Canada exploited Chinese workers from its start. The anti-Asian racist violence during the pandemic has exposed how little has changed.
Chandrima Chakraborty is director of the Centre for Peace Studies and professor of English and cultural studies at McMaster University. She is coediting a book tentatively titled, The Return of Yellow Peril: Anti-Asian Racism during the COVID-19 Pandemic.
The history of racialized labour exploitation that began with Chinese workers arriving in Canada in the 19th century to take up jobs employers had trouble filling with European settlers continues unabated in multicultural Canada.
Canada has been applauded for being the first country in the world to adopt multiculturalism as federal policy. Multiculturalism, which turns 50 years old on Oct. 8, successfully established a positive image of Canada as a diverse, inclusive and immigrant-friendly nation.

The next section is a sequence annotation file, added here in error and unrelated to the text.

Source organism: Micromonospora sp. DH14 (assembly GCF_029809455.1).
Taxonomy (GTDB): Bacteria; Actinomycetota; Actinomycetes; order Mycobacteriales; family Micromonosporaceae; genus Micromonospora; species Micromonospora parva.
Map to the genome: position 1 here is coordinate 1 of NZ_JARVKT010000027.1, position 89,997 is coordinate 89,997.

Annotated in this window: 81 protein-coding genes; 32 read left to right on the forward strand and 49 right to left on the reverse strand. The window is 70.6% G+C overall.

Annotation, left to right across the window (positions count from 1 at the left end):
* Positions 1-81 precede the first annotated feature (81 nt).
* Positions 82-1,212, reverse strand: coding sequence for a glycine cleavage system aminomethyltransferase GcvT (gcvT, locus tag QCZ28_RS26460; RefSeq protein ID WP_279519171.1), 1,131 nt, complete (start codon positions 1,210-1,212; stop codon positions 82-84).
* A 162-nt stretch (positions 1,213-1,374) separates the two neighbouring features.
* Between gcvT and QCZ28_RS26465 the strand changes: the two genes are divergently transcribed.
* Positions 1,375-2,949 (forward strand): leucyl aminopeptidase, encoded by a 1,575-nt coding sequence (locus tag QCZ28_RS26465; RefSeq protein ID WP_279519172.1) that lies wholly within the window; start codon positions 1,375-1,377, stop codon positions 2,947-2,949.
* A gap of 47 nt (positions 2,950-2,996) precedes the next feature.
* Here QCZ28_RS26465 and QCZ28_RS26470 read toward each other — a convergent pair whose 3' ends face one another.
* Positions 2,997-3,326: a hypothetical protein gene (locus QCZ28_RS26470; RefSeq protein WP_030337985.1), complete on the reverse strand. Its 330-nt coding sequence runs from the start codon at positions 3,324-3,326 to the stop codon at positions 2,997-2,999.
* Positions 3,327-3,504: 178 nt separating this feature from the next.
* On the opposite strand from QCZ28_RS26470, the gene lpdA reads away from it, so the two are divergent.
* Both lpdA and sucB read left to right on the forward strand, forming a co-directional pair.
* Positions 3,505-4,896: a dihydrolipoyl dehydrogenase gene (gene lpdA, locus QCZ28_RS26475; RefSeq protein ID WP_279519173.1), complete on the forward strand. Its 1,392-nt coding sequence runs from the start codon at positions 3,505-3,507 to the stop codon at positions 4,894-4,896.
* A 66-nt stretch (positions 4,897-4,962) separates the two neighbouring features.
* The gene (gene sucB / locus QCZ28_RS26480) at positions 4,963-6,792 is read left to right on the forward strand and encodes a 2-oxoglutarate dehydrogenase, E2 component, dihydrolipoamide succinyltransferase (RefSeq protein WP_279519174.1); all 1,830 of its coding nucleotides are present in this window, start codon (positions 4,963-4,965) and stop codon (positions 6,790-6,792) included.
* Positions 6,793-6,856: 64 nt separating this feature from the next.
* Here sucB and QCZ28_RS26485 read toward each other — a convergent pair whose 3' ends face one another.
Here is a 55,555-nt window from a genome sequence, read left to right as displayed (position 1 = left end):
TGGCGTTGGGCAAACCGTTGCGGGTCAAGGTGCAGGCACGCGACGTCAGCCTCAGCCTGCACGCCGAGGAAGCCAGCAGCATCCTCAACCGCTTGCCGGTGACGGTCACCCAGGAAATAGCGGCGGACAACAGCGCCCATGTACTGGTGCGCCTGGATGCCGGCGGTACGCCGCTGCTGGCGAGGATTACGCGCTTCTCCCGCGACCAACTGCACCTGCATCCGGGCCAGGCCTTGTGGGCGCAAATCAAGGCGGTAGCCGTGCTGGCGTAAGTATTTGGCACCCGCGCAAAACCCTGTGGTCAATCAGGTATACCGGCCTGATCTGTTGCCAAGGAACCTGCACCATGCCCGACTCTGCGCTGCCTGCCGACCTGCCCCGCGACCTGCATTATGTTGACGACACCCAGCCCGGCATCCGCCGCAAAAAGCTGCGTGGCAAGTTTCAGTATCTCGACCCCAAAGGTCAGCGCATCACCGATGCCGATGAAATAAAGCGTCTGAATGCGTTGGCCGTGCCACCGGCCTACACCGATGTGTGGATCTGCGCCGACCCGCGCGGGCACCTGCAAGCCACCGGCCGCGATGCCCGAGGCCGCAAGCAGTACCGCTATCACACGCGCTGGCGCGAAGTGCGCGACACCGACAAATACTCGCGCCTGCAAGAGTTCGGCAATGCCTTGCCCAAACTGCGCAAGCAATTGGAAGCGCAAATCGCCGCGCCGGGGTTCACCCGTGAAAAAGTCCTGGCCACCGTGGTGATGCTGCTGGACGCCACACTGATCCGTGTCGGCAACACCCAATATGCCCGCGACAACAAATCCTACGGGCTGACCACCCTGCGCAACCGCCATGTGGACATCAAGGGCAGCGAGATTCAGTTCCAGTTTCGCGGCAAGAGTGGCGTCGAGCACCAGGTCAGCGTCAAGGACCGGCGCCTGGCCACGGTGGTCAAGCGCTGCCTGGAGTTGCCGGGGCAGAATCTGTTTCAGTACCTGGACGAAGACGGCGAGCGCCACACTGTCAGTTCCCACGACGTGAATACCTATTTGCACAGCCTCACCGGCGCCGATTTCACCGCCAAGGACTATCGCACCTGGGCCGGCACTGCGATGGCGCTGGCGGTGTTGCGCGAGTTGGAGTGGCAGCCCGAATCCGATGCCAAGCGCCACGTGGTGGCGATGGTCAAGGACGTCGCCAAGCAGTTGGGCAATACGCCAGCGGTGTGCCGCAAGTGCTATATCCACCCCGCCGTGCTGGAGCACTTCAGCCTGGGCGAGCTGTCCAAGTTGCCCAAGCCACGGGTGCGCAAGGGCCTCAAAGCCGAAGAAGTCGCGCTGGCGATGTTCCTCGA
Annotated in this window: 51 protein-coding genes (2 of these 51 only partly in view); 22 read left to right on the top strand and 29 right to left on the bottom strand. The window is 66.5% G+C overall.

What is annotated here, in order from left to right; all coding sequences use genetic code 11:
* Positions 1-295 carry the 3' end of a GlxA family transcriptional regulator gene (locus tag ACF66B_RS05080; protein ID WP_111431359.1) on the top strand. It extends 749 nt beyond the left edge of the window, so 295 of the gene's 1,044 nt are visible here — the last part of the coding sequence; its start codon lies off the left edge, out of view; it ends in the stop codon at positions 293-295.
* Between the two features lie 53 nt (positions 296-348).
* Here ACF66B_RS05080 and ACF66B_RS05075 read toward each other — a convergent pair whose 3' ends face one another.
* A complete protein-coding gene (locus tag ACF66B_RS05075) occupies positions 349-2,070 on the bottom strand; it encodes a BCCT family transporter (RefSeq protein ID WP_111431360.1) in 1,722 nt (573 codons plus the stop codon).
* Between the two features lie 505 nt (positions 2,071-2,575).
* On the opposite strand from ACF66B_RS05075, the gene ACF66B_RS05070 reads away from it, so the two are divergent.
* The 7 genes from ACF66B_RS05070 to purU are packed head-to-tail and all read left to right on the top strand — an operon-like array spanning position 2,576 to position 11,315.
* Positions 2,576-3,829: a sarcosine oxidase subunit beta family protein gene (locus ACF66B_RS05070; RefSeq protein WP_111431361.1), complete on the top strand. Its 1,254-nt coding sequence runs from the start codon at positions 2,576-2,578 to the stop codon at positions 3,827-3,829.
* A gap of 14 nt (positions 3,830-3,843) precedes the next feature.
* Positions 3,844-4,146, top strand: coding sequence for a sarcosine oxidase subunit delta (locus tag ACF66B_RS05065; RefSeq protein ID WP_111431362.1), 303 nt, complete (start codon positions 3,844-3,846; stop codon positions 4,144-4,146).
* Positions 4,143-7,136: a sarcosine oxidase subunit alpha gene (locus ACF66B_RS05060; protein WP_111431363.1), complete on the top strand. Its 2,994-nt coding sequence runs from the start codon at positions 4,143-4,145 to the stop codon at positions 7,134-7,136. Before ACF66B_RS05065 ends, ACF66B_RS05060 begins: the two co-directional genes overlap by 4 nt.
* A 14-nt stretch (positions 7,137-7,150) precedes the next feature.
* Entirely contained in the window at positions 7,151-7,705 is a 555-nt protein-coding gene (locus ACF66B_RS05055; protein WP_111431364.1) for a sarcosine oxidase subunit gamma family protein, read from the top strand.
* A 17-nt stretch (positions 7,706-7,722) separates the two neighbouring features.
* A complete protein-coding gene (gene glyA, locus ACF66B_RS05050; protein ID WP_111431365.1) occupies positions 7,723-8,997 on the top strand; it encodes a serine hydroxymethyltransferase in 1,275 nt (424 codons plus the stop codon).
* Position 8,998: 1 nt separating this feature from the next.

Multiculturalism has defined national identity, resulting in Canadians perceiving themselves as tolerant, benevolent and peace-loving. It has persuaded many people to immigrate to Canada and many refugees to look toward Canada for safety.
However, multiculturalism as state policy has also perpetuated the discriminatory immigration and labour policies of white Canada. During the COVID-19 pandemic, it has become evident that Canada’s job market simultaneously relies on Asian essential workers and scorns them.
Canada has witnessed a sharp increase in racial violence against Asian Canadians during the pandemic.
The most recent uptick in anti-Asian racism is not an aberrant response by anxious or fearful Canadians during a health crisis, but the continuation of old hierarchies of racial difference, a legacy of legalized and everyday racism that structures the lives of Asian Canadians and other racialized minorities.
It will be important to ensure that anti-Asian racism during COVID-19 is not obliterated from Canada’s collective memory of the pandemic.